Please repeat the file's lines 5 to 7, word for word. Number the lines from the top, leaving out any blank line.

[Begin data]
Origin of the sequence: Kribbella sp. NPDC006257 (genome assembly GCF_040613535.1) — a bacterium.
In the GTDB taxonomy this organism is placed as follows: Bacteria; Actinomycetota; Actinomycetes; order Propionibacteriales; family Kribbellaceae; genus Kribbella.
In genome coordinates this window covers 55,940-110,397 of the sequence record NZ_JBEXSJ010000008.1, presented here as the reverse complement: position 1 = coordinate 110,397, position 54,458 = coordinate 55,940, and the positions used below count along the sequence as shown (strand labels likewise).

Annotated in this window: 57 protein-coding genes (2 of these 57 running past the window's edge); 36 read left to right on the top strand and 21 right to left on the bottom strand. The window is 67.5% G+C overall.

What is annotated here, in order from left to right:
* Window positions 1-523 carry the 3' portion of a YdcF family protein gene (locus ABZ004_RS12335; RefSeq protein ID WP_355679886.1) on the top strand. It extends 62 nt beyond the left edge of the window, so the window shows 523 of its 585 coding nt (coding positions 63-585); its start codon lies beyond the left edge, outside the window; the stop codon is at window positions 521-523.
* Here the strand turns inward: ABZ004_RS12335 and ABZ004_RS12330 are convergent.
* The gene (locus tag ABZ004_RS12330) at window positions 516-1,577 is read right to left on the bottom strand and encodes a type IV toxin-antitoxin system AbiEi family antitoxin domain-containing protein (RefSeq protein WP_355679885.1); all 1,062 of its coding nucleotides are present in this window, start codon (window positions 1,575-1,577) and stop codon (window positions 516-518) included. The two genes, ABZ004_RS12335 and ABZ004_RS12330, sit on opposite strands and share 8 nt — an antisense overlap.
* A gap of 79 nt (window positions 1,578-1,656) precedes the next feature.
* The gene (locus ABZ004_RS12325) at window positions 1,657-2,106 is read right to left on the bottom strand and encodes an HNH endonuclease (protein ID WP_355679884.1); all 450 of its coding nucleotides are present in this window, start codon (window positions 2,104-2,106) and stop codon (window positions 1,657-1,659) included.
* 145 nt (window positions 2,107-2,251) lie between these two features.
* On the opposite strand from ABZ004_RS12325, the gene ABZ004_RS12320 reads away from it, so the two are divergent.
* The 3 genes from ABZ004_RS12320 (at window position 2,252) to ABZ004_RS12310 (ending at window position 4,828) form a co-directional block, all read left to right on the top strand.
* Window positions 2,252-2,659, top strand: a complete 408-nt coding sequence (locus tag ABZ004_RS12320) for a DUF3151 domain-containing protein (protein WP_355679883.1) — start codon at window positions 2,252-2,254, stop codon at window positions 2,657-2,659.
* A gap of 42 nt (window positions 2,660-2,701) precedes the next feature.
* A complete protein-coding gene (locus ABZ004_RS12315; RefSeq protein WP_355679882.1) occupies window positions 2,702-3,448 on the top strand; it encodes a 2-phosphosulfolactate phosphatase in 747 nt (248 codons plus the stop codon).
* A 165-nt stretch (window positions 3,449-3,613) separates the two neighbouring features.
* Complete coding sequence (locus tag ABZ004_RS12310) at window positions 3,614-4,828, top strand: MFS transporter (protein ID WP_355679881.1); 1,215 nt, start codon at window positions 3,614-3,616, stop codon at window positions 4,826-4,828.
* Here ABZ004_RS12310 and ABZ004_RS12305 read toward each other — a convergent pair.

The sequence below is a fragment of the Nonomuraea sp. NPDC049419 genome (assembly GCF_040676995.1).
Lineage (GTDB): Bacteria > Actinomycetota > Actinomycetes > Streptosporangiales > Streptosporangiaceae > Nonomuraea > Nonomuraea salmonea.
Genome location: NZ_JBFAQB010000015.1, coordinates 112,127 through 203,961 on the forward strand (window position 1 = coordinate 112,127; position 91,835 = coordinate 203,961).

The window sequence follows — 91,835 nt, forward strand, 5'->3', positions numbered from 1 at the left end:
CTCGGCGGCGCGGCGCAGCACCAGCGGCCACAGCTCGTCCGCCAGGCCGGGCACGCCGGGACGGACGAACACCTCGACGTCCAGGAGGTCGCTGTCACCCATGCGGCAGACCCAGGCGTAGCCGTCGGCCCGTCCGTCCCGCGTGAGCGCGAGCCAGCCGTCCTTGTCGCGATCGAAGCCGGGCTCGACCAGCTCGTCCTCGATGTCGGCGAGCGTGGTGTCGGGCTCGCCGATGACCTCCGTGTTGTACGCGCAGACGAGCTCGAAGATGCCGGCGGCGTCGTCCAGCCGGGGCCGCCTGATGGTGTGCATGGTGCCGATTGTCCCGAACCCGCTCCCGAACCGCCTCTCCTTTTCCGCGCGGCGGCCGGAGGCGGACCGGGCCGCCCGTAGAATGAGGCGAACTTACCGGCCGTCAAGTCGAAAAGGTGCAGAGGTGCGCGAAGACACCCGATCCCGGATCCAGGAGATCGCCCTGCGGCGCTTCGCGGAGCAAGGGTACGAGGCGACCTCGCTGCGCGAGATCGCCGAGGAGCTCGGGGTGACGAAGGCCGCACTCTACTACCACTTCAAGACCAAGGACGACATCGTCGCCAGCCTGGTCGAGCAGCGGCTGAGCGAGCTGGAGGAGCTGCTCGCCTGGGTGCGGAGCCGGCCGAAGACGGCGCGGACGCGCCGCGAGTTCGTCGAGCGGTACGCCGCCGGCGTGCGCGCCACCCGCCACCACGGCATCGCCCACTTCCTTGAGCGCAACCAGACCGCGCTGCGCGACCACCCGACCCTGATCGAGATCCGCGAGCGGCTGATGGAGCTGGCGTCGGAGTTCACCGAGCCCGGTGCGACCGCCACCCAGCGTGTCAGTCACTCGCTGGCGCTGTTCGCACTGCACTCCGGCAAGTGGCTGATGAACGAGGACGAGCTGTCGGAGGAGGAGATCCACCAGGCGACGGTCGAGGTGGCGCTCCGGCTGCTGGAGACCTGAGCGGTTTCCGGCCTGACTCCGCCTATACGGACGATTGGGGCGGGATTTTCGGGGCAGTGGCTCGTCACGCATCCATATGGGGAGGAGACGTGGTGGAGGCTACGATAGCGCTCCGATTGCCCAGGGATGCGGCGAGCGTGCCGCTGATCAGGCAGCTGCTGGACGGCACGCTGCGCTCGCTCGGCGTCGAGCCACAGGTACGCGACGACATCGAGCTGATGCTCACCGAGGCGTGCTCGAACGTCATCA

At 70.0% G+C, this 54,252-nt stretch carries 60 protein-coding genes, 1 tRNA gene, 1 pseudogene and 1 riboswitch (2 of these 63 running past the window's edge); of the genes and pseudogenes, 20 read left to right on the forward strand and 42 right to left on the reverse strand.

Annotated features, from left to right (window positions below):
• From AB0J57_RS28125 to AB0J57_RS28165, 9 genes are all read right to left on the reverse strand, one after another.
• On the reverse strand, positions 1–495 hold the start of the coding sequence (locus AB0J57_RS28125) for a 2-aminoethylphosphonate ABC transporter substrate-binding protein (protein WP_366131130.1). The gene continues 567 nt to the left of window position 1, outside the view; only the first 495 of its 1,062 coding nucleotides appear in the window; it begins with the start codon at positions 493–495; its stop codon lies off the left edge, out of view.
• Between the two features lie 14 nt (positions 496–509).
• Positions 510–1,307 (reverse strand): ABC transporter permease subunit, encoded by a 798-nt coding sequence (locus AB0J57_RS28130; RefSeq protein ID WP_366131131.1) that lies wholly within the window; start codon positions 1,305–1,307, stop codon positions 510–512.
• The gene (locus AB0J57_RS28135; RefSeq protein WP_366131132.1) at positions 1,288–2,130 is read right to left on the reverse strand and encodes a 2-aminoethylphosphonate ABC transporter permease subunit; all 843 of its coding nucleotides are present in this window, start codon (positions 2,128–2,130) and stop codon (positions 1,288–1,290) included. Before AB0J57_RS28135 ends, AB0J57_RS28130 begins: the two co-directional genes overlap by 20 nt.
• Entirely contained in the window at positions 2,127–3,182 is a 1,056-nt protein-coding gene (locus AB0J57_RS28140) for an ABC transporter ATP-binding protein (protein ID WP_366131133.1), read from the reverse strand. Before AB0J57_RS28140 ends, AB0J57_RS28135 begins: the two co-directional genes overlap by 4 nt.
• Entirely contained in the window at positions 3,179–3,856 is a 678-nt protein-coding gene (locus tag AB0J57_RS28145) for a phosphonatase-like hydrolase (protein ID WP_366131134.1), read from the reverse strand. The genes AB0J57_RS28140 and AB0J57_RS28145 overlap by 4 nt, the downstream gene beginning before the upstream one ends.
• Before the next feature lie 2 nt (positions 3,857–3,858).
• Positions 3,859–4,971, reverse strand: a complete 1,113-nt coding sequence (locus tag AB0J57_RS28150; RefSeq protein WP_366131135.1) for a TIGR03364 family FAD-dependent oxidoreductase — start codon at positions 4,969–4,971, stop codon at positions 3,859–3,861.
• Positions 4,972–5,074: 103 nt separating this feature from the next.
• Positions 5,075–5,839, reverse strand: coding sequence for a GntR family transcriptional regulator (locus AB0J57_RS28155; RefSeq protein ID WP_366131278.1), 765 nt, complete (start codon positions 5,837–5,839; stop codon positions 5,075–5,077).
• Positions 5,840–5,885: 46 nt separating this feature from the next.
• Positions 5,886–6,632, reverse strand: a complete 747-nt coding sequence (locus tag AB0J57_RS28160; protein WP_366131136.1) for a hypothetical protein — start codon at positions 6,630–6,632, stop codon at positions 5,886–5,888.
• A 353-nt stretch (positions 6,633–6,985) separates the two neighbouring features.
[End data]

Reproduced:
What is annotated here, in order from left to right:
* Window positions 1-523 carry the 3' portion of a YdcF family protein gene (locus ABZ004_RS12335; RefSeq protein ID WP_355679886.1) on the top strand. It extends 62 nt beyond the left edge of the window, so the window shows 523 of its 585 coding nt (coding positions 63-585); its start codon lies beyond the left edge, outside the window; the stop codon is at window positions 521-523.
* Here the strand turns inward: ABZ004_RS12335 and ABZ004_RS12330 are convergent.